Gates delivers a double whammy to the orthodox line on race and slavery in America when he reveals both that it was the “African elites” who “converted” the African masses to Christianity and that it was these same elites—not European abductors—who sold their fellow black Africans into slavery across the Atlantic.

Of the 12.5 million Africans sold during the era of the Trans-Atlantic slave trade, Gates further observes, only about 388,000 were shipped to America.

An honest discussion of race in America would include the fact that whites were slaves, for sure, but it would also have to accommodate the obscene truth that as many as 4,000 free black families owned slaves in the antebellum South.More stunning still is that, arguably, the first slave master in early America was a black man.

Anthony Johnson—a name, doubtless, of which few people today, black or white, would have heard—was an Angolan who was first sold by Africans to Arabs before winding up as an indentured servant in Virginia. There, he attained his freedom, became a planter, and acquired his own indentured servants. One of the latter, John Casor, a black man, served his mandatory seven years—but Johnson refused to set him free. Through a long, windy series of court battles, Johnson succeeded in prevailing upon the courts to declare Casor Johnson’s servant for life.  Slavery was born, as this was the very first time in the colonies when it was legally determined that a person who had committed no crime had to spend the rest of his remaining existence in bondage.

We are a long ways off from having a truly honest discussion of race.  Now we see why.

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Monday, March 16, 2015

IRISH: THE FORGOTTEN WHITE SLAVES 

They came as slaves: human cargo transported on British ships bound for the Americas. They were shipped by the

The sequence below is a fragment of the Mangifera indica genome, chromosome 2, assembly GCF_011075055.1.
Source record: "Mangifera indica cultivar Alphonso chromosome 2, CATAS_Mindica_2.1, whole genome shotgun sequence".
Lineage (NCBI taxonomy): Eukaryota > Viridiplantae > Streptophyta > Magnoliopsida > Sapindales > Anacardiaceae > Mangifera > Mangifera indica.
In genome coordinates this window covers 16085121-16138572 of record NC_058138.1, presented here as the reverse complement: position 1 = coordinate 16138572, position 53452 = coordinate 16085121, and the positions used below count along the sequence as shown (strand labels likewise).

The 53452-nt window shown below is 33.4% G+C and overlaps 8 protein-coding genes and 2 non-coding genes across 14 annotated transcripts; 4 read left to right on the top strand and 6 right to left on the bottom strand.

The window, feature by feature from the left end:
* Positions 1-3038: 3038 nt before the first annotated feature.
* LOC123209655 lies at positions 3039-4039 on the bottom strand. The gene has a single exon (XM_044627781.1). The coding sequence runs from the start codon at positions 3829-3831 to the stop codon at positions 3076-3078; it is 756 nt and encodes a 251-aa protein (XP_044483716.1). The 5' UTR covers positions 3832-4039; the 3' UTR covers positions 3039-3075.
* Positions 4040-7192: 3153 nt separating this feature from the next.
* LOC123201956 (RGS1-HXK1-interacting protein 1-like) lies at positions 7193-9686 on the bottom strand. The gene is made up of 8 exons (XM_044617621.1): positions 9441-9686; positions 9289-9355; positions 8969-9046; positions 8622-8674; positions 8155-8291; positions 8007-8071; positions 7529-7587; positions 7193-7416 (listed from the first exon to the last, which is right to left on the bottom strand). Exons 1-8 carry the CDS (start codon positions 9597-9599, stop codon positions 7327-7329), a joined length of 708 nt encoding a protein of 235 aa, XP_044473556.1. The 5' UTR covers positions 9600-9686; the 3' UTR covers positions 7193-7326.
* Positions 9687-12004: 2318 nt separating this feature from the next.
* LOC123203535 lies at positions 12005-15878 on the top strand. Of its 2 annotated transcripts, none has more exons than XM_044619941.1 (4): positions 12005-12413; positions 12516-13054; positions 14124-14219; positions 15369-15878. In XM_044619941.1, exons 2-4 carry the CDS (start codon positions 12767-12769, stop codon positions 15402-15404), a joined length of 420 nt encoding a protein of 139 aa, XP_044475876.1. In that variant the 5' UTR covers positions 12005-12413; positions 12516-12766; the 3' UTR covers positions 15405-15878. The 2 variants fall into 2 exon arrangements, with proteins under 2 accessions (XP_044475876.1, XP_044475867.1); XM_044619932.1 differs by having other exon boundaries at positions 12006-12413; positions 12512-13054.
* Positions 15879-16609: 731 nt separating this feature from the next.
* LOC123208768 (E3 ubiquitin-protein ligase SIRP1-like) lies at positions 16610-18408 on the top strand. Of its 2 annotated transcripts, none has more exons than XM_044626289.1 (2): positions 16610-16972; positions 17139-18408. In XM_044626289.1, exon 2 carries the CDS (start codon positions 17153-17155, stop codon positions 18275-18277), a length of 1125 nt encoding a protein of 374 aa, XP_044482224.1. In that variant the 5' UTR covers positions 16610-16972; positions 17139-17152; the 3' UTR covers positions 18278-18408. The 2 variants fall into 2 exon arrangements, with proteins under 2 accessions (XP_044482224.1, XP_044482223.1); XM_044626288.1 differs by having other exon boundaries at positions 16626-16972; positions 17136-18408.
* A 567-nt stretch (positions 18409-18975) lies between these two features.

hundreds of thousands and included men, women, and even the youngest of children.
Whenever they rebelled or even disobeyed an order, they were punished in the harshest ways. Slave owners would hang their human property by their hands and set their hands or feet on fire as one form of punishment. Some were burned alive and had their heads placed on pikes in the marketplace as a warning to other captives.
We don’t really need to go through all of the gory details, do we? We know all too well the atrocities of the African slave trade.
But are we talking about African slavery? King James VI and Charles I also led a continued effort to enslave the Irish. Britain’s Oliver Cromwell furthered this practice of dehumanizing one’s next door neighbor.
The Irish slave trade began when James VI sold 30,000 Irish prisoners as slaves to the New World. His Proclamation of 1625 required Irish political prisoners be sent overseas and sold to English settlers in the West Indies.
By the mid 1600s, the Irish were the main slaves sold to Antigua and Montserrat. At that time, 70% of the total population of Montserrat were Irish slaves.
Ireland quickly became the biggest source of human livestock for English merchants. The majority of the early slaves to the New World were actually white.
From 1641 to 1652, over 500,000 Irish were killed by the English and another 300,000 were sold as slaves. Ireland’s population fell from about 1,500,000 to 600,000 in one single decade.
Families were ripped apart as the British did not allow Irish dads to take their wives and children with them across the Atlantic. This led to a helpless population of homeless women and children. Britain’s solution was to auction them off as well.